Photo taken on the Caledonian Canal/Scotland
Fort Augustus – The village takes its name from a fort built after the defeat of the 1715 Jacobite uprising. Much more apparent is the Caledonian Canal, which effectively cuts the village in two. To the north, the canal joins Loch Ness and an impressive flight of locks that cleverly assist the water traffic from one vertical level to another.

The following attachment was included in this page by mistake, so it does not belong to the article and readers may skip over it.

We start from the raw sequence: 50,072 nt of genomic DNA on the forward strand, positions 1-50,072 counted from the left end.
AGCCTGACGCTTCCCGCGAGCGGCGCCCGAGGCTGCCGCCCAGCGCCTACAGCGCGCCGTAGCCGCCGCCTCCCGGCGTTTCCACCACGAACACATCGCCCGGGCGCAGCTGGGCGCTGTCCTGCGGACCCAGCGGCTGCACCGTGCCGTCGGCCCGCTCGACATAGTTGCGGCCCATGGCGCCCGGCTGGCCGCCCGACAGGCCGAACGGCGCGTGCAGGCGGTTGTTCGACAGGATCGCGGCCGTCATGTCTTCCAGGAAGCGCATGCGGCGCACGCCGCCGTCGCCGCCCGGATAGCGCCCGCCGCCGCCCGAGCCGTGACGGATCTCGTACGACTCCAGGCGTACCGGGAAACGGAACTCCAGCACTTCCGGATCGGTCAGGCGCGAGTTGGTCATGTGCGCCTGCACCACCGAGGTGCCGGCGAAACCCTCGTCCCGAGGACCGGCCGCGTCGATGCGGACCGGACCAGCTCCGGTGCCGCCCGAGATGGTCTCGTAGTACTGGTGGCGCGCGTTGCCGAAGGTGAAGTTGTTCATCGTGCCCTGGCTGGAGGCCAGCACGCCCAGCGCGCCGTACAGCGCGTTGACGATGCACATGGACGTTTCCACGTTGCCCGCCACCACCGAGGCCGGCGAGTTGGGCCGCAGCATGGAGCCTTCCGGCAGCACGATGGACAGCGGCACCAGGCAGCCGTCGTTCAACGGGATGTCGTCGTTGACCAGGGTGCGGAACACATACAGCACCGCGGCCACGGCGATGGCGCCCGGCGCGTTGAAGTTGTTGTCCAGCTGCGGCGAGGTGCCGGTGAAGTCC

Originally designed by the famous civil engineer Thomas Telford and opened in 1822, the lock system is part of the 60-mile Caledonian Canal that links Inverness to Fort William. The canal was originally built to provide a short cut for merchant skippers between the east and west coasts of Scotland, who welcomed the chance to cut down their journey times and avoid unwelcome approaches from French pirates on the open sea. Today, the canal is still in use – and Fort William is an ideal spot to watch the yachts and cruisers drift by.